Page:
Commercial Partnership Agreement between Unseenlabs and Marubeni for the Japanese Market
(29/03/2021) On March 1st, 2021, Unseenlabs SAS (hereinafter, “Unseenlabs”) and Marubeni Corporation (hereinafter, “Marubeni”) signed a commercial partnership agreement to provide the entire Japanese market with Unseenlabs’ high added-value maritime data.
In November 2020, Unseenlabs, a French company that specializes in the geolocation of ships at sea, and a European leader in satellite RF detection from space, deployed its constellation dedicated to the geolocation of ships at sea with the launch of two new satellites, BRO-2 and BRO-31. Thanks to its embedded proprietary technology based on the identification of the electromagnetic signal emitted by ships, Unseenlabs is able to geolocate from space any ship at sea, even those whose cooperative beacon is turned off.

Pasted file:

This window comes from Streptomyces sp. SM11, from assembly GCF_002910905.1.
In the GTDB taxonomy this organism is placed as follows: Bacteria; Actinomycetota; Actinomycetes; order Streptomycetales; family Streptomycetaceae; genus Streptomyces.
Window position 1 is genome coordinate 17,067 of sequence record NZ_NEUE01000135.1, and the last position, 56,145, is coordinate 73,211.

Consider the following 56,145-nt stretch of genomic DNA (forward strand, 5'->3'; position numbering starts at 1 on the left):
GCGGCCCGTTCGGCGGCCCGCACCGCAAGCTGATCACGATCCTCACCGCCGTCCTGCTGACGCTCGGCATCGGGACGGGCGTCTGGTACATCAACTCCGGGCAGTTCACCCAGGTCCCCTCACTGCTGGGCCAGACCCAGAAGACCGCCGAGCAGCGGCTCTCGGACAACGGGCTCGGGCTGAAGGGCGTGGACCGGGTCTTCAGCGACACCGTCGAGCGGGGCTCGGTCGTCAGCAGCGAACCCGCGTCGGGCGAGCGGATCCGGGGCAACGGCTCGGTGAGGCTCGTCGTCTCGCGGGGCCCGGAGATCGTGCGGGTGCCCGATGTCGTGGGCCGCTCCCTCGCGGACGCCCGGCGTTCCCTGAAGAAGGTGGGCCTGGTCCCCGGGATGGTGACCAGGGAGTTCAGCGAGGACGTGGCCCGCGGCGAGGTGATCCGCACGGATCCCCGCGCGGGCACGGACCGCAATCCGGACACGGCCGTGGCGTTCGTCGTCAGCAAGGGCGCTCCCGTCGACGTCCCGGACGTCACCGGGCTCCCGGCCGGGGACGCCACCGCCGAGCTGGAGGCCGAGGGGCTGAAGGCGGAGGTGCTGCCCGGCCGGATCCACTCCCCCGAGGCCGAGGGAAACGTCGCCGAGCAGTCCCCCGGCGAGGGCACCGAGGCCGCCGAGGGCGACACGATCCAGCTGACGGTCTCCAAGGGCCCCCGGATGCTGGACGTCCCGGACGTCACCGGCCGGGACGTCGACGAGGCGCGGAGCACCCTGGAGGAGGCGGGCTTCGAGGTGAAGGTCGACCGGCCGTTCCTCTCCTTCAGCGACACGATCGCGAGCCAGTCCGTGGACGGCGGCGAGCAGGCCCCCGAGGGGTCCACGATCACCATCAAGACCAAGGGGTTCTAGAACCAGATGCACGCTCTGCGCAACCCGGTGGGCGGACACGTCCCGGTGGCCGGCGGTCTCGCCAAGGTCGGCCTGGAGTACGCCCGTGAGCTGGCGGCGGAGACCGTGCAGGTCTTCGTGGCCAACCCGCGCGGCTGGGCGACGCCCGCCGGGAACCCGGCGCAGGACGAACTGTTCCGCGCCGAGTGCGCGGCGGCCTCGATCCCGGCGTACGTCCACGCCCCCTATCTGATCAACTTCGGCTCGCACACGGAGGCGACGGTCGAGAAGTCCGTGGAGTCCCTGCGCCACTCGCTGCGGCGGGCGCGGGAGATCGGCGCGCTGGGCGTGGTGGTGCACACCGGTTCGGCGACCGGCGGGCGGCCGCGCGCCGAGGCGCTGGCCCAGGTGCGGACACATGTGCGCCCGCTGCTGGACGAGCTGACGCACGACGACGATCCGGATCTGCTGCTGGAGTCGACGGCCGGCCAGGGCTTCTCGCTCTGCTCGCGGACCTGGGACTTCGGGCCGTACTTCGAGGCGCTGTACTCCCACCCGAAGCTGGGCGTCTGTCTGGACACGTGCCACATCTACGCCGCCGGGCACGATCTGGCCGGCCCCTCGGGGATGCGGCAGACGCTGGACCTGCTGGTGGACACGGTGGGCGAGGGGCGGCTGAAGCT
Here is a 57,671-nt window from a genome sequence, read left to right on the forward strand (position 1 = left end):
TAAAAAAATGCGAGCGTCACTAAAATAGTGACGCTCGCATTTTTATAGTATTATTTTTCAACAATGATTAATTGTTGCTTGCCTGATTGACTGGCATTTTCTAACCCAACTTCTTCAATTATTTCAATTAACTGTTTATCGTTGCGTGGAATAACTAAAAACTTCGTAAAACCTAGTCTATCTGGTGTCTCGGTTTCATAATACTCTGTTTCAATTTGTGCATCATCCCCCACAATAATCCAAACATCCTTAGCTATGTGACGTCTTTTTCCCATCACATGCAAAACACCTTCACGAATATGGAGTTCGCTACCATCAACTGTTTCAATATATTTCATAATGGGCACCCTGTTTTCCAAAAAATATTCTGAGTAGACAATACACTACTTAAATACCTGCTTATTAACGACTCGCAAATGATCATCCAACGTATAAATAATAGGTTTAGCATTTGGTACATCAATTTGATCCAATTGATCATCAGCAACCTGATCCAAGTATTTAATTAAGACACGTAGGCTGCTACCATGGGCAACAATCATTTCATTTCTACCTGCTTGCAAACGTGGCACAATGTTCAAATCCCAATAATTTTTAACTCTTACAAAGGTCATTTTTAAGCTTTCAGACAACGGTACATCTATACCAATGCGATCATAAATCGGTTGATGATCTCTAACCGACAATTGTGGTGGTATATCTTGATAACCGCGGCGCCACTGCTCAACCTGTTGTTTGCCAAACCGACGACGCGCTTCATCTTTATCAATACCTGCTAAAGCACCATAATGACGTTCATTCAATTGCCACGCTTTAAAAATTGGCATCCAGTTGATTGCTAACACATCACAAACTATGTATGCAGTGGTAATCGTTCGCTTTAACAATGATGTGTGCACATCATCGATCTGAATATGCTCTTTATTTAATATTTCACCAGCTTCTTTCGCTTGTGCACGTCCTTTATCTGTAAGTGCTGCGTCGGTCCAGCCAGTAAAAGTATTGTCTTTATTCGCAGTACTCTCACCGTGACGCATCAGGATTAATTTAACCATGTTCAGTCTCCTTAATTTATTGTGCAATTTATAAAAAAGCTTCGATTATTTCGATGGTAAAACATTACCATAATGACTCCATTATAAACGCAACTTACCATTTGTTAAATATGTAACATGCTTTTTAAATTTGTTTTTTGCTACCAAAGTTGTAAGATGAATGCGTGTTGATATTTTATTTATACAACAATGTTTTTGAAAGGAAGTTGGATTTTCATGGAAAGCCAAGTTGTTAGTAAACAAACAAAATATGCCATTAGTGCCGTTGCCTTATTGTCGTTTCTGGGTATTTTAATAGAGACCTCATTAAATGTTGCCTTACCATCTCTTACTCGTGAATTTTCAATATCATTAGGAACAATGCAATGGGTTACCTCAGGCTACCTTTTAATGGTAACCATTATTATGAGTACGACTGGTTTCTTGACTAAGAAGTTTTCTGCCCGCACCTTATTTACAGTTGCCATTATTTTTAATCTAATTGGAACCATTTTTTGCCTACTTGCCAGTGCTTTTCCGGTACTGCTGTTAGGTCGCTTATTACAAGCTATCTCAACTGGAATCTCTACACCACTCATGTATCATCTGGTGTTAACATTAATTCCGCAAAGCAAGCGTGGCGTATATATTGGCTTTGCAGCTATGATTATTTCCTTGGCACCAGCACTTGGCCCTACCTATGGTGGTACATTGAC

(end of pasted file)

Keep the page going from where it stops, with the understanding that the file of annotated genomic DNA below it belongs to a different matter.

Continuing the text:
Marubeni is a major Japanese integrated trading and investment business conglomerate that handles products and provides services in a broad range of businesses across wide-ranging fields. Through this commercial partnership agreement, Marubeni aims to provide various commercial support for the Japanese market, including a wide distribution network for Unseenlabs’s maritime data.
“This agreement with Marubeni fits perfectly with Unseenlabs’ commercial development plan and will enable us to answer many clients’ growing need for a better knowledge of human activities on their waters. We are delighted with this partnership and the great perspectives it opens for us in Japan.”, commented Clément Galic, Cofounder and CEO, Unseenlabs.
“We are very excited to work with Unseenlabs, to pursue new opportunities for space-based geospatial services in Japan. Through this collaboration, we are confident that our team can offer full support to explore the Japanese market, especially in the national security sector.”, commented Michimoto Asano, General Manager, Aviation, Space and Defense Dept., Marubeni Corporation.
1-Unseenlabs’ constellation’s first satellite, BRO-1 was launched in 2019 from the Mahia peninsula in New-Zealand.